Friday, April 25, 2014

Portland Sisters Dance, Soar

If you're in on the local performing arts scene, you may have heard of the stunning dance duo comprised of sisters Kiera Brinkley and Uriah Boyd. “Soar”, a documentary about their lives is currently in the making, but it's not just a documentary about Kiera and Uriah as dancers; it is a look into dance, sisterhood, and disability.

When Kiera, now 20 years old, was just two, she had most of each arm and leg amputated to prevent the spread of a bacterial infection. This was one month after her sister was born. Both girls were drawn to dance when they were young, and each have had to overcome very different challenges to get where they are now.

As an elementary schooler, kids used to gather around Kiera as she jumped rope. When she got to middle school, a dance teacher noticed her moving in her chair to music and persuaded her to dance with her peers on the floor. She learned routines at Da Vinci Middle School during the day and would teach them to Uriah at night.

Kiera's dance style is fluid and easy in spite of her shortened limbs, and she has gained quite a bit of attention for it. But Uriah moves with equal beauty.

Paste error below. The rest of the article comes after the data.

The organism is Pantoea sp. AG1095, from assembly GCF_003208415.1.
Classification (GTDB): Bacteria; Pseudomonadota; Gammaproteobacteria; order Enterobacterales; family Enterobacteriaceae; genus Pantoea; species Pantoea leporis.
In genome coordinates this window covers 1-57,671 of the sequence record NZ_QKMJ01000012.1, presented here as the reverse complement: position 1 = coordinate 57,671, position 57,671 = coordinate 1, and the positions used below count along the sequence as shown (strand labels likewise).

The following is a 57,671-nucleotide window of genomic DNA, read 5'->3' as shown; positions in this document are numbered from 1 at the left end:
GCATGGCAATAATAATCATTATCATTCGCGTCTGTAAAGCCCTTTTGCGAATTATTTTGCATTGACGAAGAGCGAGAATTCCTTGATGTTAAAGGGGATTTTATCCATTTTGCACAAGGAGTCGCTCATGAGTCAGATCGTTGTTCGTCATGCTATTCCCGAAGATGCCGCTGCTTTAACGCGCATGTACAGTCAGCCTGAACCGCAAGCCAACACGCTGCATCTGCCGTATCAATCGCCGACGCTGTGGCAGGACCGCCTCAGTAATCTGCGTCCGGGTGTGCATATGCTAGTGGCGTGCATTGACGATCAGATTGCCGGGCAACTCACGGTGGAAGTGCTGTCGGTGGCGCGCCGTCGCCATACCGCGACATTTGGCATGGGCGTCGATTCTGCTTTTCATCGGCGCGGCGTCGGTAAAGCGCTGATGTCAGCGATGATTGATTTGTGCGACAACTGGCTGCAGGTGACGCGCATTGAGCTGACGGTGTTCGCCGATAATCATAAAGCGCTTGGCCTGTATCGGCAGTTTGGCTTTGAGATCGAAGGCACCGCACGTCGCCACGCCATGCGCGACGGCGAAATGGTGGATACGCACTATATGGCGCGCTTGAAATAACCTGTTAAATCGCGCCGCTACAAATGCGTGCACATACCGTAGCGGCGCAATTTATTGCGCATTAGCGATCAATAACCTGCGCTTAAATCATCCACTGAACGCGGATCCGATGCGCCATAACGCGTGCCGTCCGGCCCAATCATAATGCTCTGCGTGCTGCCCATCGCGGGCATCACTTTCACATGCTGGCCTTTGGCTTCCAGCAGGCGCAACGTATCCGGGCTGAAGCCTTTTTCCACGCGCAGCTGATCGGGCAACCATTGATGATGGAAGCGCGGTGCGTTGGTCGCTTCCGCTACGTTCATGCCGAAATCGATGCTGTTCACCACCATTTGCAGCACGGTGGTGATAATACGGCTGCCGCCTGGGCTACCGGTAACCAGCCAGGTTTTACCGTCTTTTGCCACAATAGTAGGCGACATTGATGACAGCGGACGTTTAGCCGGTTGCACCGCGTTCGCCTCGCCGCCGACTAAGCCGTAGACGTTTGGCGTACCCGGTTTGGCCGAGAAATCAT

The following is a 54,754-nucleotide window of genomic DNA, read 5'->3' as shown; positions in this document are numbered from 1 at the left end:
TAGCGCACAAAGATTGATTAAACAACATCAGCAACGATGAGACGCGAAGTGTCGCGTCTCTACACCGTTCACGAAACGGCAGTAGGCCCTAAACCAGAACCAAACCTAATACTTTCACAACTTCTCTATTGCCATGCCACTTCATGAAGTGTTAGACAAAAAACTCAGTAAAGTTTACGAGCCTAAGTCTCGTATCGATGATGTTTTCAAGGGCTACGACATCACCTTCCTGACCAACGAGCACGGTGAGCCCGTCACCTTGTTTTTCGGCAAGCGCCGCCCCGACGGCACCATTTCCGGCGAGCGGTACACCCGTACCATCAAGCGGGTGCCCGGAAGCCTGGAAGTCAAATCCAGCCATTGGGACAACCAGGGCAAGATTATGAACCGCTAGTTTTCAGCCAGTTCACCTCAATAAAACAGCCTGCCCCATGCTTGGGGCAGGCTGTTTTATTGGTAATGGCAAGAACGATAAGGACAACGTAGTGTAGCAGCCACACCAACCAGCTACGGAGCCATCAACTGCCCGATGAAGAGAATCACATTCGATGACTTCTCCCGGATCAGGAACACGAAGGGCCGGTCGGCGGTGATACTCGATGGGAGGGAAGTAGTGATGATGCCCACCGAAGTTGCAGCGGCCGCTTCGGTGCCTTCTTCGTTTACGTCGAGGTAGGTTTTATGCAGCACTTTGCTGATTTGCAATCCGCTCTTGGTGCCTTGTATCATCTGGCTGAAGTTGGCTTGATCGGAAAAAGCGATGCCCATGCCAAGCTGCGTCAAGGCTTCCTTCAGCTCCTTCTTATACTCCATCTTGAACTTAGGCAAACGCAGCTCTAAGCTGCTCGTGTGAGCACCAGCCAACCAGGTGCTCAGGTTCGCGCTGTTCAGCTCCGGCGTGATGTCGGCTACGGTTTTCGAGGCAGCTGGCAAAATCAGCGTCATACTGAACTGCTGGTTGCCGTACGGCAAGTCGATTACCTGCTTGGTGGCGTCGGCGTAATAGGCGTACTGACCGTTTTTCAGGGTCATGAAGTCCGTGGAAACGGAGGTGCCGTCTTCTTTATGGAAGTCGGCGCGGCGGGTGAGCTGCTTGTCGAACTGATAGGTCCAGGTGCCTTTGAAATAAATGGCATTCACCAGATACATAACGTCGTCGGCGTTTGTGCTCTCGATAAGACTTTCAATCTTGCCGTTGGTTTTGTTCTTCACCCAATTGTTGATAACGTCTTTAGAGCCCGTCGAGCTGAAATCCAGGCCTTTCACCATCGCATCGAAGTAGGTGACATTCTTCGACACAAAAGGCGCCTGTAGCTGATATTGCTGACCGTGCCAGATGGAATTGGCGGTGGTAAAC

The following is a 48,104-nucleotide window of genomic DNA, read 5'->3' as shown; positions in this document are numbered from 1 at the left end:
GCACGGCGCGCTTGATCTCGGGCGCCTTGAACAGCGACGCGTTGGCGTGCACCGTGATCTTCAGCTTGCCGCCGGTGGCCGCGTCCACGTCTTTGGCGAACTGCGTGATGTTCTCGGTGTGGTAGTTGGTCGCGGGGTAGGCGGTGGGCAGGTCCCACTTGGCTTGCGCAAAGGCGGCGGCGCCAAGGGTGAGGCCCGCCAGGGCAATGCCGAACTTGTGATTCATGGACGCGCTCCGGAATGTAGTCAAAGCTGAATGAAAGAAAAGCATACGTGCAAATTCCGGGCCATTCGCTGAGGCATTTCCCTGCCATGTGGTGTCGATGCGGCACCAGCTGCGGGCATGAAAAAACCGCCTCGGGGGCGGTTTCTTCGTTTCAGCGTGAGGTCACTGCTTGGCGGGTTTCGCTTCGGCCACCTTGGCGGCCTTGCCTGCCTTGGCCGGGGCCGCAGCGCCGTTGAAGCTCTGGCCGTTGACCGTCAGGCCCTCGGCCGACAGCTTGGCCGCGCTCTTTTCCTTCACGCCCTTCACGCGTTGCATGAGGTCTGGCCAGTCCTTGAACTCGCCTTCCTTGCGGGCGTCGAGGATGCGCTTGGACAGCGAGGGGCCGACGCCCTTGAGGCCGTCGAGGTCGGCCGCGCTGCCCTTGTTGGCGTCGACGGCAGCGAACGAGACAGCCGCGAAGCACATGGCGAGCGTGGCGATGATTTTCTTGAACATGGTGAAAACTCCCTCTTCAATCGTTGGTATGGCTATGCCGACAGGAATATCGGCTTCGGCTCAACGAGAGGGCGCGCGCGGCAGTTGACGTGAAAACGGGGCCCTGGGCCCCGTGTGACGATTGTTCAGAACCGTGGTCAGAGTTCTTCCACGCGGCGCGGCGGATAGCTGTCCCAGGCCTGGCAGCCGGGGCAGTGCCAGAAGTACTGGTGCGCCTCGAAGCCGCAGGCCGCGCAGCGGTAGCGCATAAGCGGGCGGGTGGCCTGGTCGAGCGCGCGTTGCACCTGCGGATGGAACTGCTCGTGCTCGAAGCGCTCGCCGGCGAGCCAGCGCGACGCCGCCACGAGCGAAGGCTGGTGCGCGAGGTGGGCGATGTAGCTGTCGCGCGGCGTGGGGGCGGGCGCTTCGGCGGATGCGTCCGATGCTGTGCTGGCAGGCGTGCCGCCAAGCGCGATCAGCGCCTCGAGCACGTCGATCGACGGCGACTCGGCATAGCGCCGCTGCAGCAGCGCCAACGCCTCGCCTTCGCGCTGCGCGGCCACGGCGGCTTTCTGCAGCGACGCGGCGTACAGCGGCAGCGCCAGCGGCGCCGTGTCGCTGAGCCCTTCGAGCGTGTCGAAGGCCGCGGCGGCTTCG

“Soar” is about dance and disability, true, but through these elements documentarian Susan Hess Logeais reveals the conflict and affection that sisterhood inevitably proffers.

Younger siblings often live in the shadows of their older counterparts, and Uriah admits that she felt ignored at times:

“I was younger, so everyone knew her first, and she had such a strong presence. I was shy, awkward. I didn't really have that much going for myself.”

But Uriah remains an important part of of Kiera's life and dance career. Kiera is currently a member of Polaris Dance Theatre, a Portland contemporary dance troupe, and when she choreographs, Kiera likes Uriah to be there with her. The two have was Kiera calls “sister telepathy”, which allows Kiera to communicate moves that she may not be able to replicate with her body. Uriah has also been a great motivator for Kiera. When first considering whether or not to join Polaris, Kiera wasn't sure she would be able to keep up. Uriah told her to suck it up. Sister love!

In the documentary, Kiera and Uriah dance a duet that reflects the nature of their sisterhood: it's complicated, but everything somehow fits together in a seamless symbiosis.

Read more about Kiera, Uriah, and their documentary, “Soar”, here.

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